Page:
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Butler County Commissioners approve purchase of land for district justice's office

| Saturday, July 20, 2013, 9:00 p.m.

Butler County commissioners expect to save money by building a new district justice office in Cranberry and owning the property rather than renting it.

The county commissioners agreed last month to purchase about an acre of land in the 9000 block of Marshall Road from the Bartling family for $96,500, and county officials expect to close the deal soon.

There's no timetable yet for groundbreaking, construction and move in for District Judge David Kovach and his staff, said Butler County Deputy Court Administrator Tom Holman. He said that county officials will start advertising soon for architects and engineers. The building is expected to cost about $700,000.

The sales agreement is June 19, and the county has 180 days to close, said Chief Clerk Amy Wilson.

The county rents office space for Kovach for more than $71,000 a year from Lue-Regent Associates. Commissioner Bill McCarrier estimated an annual debt payment of about $62,000 for the new Cranberry office building, which is expected to have about 3,900 square feet of space, including a courtroom and offices for one administrative assistant and three clerks.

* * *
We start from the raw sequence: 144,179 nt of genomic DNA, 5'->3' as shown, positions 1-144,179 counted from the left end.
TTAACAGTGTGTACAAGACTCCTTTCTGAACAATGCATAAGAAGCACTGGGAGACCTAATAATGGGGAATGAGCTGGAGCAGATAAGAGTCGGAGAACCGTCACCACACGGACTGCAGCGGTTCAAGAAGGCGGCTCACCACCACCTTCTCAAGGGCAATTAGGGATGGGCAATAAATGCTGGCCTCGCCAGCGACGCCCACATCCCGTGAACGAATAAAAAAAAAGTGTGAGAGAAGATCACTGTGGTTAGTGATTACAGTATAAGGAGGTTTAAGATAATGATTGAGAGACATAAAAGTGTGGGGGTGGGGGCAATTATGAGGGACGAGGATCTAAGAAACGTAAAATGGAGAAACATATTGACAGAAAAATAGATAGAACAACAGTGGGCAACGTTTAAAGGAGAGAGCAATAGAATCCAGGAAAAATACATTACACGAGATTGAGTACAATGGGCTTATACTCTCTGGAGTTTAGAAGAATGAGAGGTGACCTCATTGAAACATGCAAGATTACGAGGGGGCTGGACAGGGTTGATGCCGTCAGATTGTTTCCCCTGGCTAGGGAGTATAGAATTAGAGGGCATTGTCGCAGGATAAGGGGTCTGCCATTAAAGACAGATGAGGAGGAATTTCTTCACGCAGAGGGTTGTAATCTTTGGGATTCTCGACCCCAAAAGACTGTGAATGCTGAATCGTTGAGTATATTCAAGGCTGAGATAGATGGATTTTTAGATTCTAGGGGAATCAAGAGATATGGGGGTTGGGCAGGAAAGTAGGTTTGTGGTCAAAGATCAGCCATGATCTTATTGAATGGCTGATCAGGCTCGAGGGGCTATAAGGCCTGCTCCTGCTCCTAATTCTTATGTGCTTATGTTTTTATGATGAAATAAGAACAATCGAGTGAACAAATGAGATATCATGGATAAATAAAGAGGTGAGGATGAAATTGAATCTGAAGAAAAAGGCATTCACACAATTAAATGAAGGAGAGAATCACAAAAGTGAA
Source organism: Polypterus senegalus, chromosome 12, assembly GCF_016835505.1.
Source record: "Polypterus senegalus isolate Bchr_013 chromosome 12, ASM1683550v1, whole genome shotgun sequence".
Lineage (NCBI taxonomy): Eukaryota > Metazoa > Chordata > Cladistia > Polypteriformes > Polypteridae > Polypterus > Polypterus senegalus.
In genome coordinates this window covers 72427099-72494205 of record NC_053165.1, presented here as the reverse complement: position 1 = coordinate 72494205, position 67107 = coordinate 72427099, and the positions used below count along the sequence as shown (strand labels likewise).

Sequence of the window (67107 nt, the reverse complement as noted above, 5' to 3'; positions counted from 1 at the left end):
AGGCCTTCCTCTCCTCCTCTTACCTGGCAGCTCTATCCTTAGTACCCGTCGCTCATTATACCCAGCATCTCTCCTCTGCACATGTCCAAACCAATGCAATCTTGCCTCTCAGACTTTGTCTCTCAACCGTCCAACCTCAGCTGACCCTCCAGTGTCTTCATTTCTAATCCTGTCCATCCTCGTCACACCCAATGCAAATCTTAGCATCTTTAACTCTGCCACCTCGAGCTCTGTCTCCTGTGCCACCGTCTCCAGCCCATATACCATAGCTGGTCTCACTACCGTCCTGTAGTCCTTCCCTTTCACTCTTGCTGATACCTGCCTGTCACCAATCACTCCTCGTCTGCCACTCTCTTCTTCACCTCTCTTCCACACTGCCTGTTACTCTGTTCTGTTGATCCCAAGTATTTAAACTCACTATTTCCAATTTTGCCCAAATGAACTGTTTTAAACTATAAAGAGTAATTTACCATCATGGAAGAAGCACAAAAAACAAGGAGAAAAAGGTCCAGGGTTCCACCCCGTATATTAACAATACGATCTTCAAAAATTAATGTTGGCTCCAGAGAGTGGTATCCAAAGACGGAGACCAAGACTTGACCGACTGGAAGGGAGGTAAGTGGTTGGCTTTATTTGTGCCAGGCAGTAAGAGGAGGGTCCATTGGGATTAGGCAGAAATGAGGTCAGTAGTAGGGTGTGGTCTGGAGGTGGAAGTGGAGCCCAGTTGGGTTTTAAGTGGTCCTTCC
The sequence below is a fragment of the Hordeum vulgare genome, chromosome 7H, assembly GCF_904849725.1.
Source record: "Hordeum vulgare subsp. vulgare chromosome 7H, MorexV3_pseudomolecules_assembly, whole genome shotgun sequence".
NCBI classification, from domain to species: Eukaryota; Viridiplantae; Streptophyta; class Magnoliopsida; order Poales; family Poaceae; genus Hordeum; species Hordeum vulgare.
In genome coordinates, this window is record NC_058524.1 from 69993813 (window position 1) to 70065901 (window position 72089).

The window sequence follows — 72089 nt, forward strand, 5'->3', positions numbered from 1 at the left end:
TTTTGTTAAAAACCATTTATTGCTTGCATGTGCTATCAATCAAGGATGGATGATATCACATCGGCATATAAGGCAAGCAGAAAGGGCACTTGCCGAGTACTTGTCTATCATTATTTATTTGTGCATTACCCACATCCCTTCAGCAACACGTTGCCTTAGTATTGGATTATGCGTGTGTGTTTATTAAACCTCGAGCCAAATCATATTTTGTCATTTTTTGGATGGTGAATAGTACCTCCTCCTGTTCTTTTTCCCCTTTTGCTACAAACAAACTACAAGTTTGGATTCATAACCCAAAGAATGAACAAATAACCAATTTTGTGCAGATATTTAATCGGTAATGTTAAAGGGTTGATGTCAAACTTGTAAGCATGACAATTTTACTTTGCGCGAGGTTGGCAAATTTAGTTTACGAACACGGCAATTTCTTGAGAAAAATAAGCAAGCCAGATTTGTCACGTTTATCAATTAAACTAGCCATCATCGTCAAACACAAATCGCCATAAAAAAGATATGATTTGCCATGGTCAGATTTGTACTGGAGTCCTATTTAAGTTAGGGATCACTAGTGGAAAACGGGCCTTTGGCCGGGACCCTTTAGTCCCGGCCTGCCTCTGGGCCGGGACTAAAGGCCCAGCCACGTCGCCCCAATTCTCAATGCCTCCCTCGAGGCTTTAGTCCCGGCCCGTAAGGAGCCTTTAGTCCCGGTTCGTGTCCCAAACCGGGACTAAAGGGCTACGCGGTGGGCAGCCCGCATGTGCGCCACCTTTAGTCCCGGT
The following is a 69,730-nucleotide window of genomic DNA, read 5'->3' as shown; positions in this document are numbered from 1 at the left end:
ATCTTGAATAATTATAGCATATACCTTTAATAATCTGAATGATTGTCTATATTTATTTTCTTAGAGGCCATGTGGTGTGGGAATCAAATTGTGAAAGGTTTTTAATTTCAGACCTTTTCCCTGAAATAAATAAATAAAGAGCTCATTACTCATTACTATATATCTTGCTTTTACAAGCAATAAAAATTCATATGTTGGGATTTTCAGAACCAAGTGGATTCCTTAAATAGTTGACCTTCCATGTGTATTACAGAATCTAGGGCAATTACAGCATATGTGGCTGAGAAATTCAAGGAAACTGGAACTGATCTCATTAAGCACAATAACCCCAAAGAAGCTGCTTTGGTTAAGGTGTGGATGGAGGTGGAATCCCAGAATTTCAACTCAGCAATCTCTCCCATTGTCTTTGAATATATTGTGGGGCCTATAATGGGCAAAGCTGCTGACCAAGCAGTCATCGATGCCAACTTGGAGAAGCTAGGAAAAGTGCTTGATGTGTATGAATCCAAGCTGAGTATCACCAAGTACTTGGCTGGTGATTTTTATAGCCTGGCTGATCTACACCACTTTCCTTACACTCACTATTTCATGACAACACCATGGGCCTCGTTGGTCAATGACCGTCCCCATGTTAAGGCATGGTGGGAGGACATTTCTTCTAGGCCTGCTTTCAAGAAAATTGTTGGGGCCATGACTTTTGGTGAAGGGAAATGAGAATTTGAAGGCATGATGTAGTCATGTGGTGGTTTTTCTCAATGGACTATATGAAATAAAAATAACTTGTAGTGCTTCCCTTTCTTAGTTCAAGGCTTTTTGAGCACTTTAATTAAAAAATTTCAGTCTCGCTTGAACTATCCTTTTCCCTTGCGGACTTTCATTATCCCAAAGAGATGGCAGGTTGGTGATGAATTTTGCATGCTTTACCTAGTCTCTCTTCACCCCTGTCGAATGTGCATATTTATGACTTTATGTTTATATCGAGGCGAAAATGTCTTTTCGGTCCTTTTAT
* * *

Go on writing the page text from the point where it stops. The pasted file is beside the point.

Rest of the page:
Holman would not detail the security measures for the new building.

The county owns buildings used by district judges Kevin O'Donnell in Butler Township, Peter Shaffer in Butler and Timothy Shaffer in Slippery Rock, Holman said.

It rents office space for district justices in Evans City, Saxonburg and Chicora at a combined cost of $158,000.

For some offices, Holman said, “It's probably better to rent,” because the districts overseen by the judges could be realigned and offices moved as populations shift.

The district judge in Evans City used to oversee the Cranberry area, but the state gave the county a seventh district judge more than a decade ago because of the population growth in Cranberry and the surrounding area.

Butler County is responsible for paying for office space for its seven district judges, plus salaries and benefits for the employees there. Judges are considered state employees and paid by the state.For the first six months of 2013, Kovach had 1,486 cases, including 205 criminal, 208 civil and 876 traffic cases.

Bill Vidonic is a staff writer for Trib Total Media. He can be reached

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